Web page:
At this stage, his lessons progress slowly and there's no reason not to let his reading lessons, both poems and prose, double as recitation exercises. There are lots of little poems that can be used; it's easy to find suitable ones. But prose might be even better because it uses more words found in everyday speech, as well as words of Saxon (old German) origin, and irregular spelling. Short fables, or graceful, simple prose such as Parables from Nature, or, better yet, prose poems such as those by Anna Letitia Barbauld (read some of her work here or here) make good recitation material.
But the Twinkle, Twinkle Little Star reading lesson isn't over yet. The child should hunt through a couple of pages of clear, large print for each of the words he has learned: little, star, you, are, until each word becomes as familiar as an old friend when he sees it on a page of text. To prevent discouragement, the teacher can clue him as to which paragraph or line contains one of the words. By the end of the lesson, the child has learned 8-10 words well enough to recognize them anywhere, and all in probably ten minutes.
The next sight reading lesson should begin with a hunt for familiar words [as a review] and then the next lines of the poem:
"Up above the world so high,
Like a diamond in the sky,"
should be learned the same way. Good spelling is no more than proper seeing by observing the letters in a word in the same way one might see the features of someone's face. To encourage this, ask the child, "Can you spell sky?" or any of the other short words. The first time may catch him unaware, but he will rise to the challenge and be sure to get it right the next time you ask. Don't let him spell the word, or even say the letters out loud while the word is in front of him.
Comprehension is no problem. The child will have lots of bright, intelligent comments and questions and will take care of the comprehension part of the lesson himself. It is more likely that the teacher will have to be careful not to let his questions draw her away from the reading lesson.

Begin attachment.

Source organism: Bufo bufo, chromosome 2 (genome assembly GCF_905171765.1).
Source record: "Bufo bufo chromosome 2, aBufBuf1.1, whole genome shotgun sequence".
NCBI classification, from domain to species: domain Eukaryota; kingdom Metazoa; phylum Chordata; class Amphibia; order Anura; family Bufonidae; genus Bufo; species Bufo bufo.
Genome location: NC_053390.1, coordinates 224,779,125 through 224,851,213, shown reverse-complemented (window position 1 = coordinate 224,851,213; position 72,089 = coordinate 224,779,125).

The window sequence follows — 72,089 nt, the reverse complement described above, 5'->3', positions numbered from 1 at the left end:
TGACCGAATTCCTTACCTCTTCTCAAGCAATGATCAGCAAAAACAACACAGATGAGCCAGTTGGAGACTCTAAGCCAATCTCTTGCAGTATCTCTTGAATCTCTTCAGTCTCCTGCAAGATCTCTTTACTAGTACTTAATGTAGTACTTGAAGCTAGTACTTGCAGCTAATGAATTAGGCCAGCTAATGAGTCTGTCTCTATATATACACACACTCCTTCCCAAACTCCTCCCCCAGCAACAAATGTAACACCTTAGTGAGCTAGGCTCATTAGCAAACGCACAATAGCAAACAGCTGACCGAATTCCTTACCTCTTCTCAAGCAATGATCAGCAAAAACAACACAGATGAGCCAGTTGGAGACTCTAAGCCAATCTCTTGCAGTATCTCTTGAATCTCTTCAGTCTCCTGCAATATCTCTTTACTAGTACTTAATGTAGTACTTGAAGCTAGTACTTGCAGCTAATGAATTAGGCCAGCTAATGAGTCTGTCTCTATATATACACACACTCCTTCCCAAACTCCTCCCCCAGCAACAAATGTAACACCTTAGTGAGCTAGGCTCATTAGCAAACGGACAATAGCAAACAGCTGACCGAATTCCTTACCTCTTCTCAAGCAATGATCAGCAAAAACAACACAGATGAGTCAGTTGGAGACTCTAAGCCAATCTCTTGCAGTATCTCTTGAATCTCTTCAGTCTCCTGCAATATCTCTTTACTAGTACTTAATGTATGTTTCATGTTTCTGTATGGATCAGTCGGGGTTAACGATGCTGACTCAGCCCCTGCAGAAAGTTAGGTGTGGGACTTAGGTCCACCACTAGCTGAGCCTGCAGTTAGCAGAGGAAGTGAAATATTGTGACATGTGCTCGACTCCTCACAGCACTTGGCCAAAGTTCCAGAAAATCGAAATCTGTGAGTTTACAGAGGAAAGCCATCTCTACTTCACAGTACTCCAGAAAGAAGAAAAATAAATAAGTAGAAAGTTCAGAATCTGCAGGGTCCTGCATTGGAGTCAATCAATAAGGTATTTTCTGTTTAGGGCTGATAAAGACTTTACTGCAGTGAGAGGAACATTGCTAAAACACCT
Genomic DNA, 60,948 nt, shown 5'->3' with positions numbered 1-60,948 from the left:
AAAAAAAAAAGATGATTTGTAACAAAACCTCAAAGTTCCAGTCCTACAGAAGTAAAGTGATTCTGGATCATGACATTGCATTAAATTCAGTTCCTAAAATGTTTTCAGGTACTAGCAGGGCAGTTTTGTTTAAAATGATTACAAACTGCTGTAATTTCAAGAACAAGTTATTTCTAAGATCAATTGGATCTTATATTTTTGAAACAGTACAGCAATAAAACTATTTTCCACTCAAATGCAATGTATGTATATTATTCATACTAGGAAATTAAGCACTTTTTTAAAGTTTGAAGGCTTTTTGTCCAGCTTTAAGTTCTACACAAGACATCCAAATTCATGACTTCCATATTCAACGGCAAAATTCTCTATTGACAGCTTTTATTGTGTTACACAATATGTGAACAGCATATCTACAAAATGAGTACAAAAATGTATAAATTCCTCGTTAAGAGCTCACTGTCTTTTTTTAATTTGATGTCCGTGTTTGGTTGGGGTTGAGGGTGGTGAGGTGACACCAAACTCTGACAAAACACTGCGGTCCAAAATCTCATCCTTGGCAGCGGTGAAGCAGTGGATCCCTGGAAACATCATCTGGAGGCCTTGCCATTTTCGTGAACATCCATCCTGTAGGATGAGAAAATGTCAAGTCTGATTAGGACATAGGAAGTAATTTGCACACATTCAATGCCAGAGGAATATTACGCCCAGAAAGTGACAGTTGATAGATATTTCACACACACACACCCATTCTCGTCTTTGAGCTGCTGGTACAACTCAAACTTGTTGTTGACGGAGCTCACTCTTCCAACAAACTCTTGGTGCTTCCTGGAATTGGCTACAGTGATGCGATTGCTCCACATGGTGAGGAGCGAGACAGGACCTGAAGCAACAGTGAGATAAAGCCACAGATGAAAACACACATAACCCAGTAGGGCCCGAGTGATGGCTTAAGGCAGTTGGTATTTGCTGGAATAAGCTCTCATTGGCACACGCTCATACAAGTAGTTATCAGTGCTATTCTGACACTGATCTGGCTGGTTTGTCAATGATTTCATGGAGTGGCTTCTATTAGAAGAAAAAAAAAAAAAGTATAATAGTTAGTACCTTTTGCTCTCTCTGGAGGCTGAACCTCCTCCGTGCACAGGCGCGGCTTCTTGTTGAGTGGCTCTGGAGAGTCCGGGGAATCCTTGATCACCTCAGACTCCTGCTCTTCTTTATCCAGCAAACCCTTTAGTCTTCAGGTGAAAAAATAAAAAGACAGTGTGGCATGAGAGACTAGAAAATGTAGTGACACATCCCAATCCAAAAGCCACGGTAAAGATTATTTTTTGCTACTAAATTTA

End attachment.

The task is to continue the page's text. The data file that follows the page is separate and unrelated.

Most children need help in pronouncing their words properly. They need to learn to say 'high,' sky,' 'like,' 'world,' with careful preciseness. They will tend to hurry through words like 'diamond' and 'history' so that they sound like 'd'mond' and 'his'try.' Another reason to strive for slow, steady progress is to make sure the child says every word with full attention so that he develops the habit of careful enunciation. Every day he learns to recognize a few more words by sight. The more words he knows, the longer his lesson will have to be to fit in 10-12 more new words.
'But what an excruciatingly slow pace!' you might say. It isn't as slow as it seems. Doing it this way, a child will learn 2000-3000 words over a year's time without much effort, which amounts to reading, since mastering that number of words will enable him to read most of the books he will be faced with fairly easily.
Compare the steady progress and bright interest of this method with the tediously wearisome lessons of the ordinary method. The poor child blunders through one or two pages in a dreary monotone--no expression, no clear enunciation. When he comes to a word he doesn't know, he tries spelling it, but that doesn't help. He is told what the word is and he says it, but no mental effort is made to remember it. So, the next time he stumbles on that word, he has to go through the whole process all over again. When the day's lesson is over, the child is miserably bored--and hasn't even learned one new word. Eventually he learns to read, somehow, as a result of constant repetition. But think of the abuse to his intelligence by using a system of teaching that forces him to expend effort every day with little or no result. This gives him a distaste for books before he has even learned to use them.
It is so important that children should be taught to read in a reasonable way that I am including two articles that I wrote for The Parents Review in the hopes that they will clarify and familiarize readers with the suggested method.
Two mothers are talking.
'Do you mean that you would start a child with two or three syllable words before he even knows his letters?'
'Yes, it's possible to read words without knowing the alphabet in the same way that you might recognize a face without being able to single out its individual features. And we do learn the alphabet before reading words--not just the names of the letters, but the sounds each letter makes.'